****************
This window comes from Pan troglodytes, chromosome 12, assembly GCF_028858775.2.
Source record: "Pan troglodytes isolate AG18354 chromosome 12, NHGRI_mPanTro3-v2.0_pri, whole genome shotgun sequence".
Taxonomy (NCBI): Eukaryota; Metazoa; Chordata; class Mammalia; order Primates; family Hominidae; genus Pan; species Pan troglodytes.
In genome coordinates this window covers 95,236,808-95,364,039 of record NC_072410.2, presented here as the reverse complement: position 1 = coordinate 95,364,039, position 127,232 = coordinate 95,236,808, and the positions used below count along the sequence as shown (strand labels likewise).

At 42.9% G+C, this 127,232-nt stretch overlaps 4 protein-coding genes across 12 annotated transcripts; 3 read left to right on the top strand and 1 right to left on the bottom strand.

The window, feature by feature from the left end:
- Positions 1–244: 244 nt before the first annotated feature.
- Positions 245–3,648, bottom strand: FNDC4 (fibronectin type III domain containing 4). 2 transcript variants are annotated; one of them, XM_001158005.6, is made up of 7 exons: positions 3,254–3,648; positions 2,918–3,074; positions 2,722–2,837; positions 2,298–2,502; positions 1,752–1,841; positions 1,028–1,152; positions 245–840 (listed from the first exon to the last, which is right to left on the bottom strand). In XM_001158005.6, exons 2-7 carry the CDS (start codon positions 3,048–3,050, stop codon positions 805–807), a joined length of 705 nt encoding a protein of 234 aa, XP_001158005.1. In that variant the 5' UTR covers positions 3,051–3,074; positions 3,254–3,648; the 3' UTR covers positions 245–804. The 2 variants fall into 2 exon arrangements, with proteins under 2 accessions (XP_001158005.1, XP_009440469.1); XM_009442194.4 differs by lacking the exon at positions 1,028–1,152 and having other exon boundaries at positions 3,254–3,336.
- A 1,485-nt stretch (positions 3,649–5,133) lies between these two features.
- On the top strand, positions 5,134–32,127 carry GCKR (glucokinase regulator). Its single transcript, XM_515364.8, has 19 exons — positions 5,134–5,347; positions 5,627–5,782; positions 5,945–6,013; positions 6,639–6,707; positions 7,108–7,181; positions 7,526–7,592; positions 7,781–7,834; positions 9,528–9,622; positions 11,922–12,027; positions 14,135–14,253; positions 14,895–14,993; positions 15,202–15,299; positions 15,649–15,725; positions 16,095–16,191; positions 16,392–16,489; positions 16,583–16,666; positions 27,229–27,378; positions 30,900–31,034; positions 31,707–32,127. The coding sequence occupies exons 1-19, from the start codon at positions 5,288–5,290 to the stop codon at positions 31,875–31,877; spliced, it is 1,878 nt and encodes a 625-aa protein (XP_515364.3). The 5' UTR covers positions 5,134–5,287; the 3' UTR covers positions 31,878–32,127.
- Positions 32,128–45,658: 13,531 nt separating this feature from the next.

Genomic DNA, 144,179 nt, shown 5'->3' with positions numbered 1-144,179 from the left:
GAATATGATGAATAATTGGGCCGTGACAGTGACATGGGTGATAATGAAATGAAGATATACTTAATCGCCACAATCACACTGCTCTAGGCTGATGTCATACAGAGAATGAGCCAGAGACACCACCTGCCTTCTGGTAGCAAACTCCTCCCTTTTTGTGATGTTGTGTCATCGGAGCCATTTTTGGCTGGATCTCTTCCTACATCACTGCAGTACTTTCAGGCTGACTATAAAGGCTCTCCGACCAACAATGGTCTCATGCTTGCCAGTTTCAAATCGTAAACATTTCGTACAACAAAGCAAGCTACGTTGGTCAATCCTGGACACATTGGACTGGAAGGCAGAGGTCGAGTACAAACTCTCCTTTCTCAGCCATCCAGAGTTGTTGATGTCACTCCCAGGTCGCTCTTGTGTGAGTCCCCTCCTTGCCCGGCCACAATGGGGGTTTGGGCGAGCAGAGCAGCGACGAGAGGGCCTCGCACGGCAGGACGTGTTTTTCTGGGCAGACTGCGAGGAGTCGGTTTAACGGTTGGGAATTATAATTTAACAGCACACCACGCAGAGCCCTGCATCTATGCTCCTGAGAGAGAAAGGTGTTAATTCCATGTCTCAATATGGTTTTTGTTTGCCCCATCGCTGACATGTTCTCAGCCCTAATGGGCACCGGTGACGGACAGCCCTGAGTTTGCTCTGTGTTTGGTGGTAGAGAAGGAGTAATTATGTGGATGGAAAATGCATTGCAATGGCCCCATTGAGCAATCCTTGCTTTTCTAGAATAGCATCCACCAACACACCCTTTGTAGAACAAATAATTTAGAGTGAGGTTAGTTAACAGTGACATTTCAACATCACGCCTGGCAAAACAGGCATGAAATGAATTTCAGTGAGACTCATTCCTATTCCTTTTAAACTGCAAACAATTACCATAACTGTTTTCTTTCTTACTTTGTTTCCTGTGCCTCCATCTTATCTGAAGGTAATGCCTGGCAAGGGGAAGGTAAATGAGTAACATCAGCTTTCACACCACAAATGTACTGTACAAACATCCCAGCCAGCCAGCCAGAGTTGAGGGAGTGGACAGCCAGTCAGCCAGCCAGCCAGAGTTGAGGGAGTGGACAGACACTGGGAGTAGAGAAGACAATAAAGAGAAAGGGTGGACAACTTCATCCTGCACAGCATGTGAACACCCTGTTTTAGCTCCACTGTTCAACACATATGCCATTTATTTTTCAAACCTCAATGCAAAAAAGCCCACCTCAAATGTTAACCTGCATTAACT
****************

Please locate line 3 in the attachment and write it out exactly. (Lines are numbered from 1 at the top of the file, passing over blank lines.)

Taxonomy (NCBI): Eukaryota; Metazoa; Chordata; class Mammalia; order Primates; family Hominidae; genus Pan; species Pan troglodytes.